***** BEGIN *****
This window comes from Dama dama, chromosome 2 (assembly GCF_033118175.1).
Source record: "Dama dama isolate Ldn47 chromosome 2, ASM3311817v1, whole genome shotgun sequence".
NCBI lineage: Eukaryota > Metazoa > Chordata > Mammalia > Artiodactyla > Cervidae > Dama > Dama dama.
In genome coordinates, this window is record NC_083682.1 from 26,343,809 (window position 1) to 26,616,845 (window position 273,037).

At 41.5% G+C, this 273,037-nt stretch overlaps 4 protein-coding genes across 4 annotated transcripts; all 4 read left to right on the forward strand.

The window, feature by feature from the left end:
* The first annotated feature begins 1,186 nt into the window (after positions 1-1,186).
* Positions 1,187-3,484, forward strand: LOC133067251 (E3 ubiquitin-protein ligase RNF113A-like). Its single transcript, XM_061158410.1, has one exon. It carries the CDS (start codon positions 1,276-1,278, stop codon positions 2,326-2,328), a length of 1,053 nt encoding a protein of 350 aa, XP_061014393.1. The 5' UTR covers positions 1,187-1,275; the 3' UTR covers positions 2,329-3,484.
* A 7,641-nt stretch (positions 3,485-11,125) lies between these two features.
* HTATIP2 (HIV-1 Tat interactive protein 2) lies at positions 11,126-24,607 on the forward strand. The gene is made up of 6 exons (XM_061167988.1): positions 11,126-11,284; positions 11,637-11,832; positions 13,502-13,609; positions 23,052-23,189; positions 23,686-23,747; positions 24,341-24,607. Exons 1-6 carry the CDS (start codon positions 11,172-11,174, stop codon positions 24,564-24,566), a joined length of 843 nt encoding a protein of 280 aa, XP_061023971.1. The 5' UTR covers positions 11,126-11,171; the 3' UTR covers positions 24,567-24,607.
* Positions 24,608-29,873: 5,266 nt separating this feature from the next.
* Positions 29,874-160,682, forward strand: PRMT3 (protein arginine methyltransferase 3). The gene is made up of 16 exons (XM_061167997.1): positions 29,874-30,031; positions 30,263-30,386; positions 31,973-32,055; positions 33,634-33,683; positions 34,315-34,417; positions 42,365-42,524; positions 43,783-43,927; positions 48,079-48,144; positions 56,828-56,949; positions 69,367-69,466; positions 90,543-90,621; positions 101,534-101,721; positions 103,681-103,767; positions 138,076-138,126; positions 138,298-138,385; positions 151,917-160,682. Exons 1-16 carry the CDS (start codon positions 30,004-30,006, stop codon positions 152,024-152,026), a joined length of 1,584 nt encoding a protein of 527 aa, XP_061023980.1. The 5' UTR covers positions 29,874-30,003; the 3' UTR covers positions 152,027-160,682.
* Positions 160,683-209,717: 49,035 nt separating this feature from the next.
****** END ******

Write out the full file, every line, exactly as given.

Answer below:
This window comes from Dama dama, chromosome 2 (assembly GCF_033118175.1).
Source record: "Dama dama isolate Ldn47 chromosome 2, ASM3311817v1, whole genome shotgun sequence".
NCBI lineage: Eukaryota > Metazoa > Chordata > Mammalia > Artiodactyla > Cervidae > Dama > Dama dama.
In genome coordinates, this window is record NC_083682.1 from 26,343,809 (window position 1) to 26,616,845 (window position 273,037).

At 41.5% G+C, this 273,037-nt stretch overlaps 4 protein-coding genes across 4 annotated transcripts; all 4 read left to right on the forward strand.

The window, feature by feature from the left end:
* The first annotated feature begins 1,186 nt into the window (after positions 1-1,186).
* Positions 1,187-3,484, forward strand: LOC133067251 (E3 ubiquitin-protein ligase RNF113A-like). Its single transcript, XM_061158410.1, has one exon. It carries the CDS (start codon positions 1,276-1,278, stop codon positions 2,326-2,328), a length of 1,053 nt encoding a protein of 350 aa, XP_061014393.1. The 5' UTR covers positions 1,187-1,275; the 3' UTR covers positions 2,329-3,484.
* A 7,641-nt stretch (positions 3,485-11,125) lies between these two features.
* HTATIP2 (HIV-1 Tat interactive protein 2) lies at positions 11,126-24,607 on the forward strand. The gene is made up of 6 exons (XM_061167988.1): positions 11,126-11,284; positions 11,637-11,832; positions 13,502-13,609; positions 23,052-23,189; positions 23,686-23,747; positions 24,341-24,607. Exons 1-6 carry the CDS (start codon positions 11,172-11,174, stop codon positions 24,564-24,566), a joined length of 843 nt encoding a protein of 280 aa, XP_061023971.1. The 5' UTR covers positions 11,126-11,171; the 3' UTR covers positions 24,567-24,607.
* Positions 24,608-29,873: 5,266 nt separating this feature from the next.
* Positions 29,874-160,682, forward strand: PRMT3 (protein arginine methyltransferase 3). The gene is made up of 16 exons (XM_061167997.1): positions 29,874-30,031; positions 30,263-30,386; positions 31,973-32,055; positions 33,634-33,683; positions 34,315-34,417; positions 42,365-42,524; positions 43,783-43,927; positions 48,079-48,144; positions 56,828-56,949; positions 69,367-69,466; positions 90,543-90,621; positions 101,534-101,721; positions 103,681-103,767; positions 138,076-138,126; positions 138,298-138,385; positions 151,917-160,682. Exons 1-16 carry the CDS (start codon positions 30,004-30,006, stop codon positions 152,024-152,026), a joined length of 1,584 nt encoding a protein of 527 aa, XP_061023980.1. The 5' UTR covers positions 29,874-30,003; the 3' UTR covers positions 152,027-160,682.
* Positions 160,683-209,717: 49,035 nt separating this feature from the next.